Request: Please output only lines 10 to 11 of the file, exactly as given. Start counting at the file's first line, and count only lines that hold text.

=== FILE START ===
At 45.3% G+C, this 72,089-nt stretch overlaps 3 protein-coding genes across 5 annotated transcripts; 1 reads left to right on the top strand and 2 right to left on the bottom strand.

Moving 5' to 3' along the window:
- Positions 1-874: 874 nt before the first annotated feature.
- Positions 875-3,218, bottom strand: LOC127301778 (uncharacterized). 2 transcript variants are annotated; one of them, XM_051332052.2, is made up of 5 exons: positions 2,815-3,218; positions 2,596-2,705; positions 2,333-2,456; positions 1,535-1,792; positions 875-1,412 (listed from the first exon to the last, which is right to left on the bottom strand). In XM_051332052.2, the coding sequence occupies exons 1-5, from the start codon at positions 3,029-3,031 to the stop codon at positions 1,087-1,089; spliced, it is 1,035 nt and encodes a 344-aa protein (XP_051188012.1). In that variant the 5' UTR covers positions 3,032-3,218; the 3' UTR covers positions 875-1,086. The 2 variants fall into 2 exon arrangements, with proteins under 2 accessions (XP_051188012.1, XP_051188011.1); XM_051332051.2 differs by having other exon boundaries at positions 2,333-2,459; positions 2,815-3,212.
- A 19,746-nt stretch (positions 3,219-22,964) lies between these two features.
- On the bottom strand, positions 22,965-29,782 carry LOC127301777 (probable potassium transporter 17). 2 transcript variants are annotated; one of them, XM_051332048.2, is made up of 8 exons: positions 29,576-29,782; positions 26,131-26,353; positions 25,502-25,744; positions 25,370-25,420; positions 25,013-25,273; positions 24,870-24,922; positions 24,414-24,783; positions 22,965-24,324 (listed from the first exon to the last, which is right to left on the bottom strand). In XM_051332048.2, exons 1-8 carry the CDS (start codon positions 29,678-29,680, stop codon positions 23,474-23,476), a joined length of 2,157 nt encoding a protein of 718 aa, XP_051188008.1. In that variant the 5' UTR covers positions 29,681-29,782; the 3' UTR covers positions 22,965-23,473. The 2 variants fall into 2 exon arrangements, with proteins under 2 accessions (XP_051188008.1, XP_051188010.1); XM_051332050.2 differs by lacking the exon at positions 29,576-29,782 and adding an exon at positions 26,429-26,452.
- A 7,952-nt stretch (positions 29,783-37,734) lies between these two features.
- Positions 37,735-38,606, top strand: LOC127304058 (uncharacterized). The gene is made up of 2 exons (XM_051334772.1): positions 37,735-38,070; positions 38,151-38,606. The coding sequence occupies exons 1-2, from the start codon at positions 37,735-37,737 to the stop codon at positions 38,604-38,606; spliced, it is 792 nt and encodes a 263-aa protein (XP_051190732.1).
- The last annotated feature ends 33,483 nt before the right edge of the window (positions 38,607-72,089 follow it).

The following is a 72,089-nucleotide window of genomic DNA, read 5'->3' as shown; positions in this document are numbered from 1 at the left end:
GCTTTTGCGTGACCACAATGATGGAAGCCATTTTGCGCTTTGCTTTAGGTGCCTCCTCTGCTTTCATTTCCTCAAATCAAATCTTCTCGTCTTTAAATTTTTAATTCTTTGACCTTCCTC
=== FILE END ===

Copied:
The following is a 72,089-nucleotide window of genomic DNA, read 5'->3' as shown; positions in this document are numbered from 1 at the left end:
GCTTTTGCGTGACCACAATGATGGAAGCCATTTTGCGCTTTGCTTTAGGTGCCTCCTCTGCTTTCATTTCCTCAAATCAAATCTTCTCGTCTTTAAATTTTTAATTCTTTGACCTTCCTC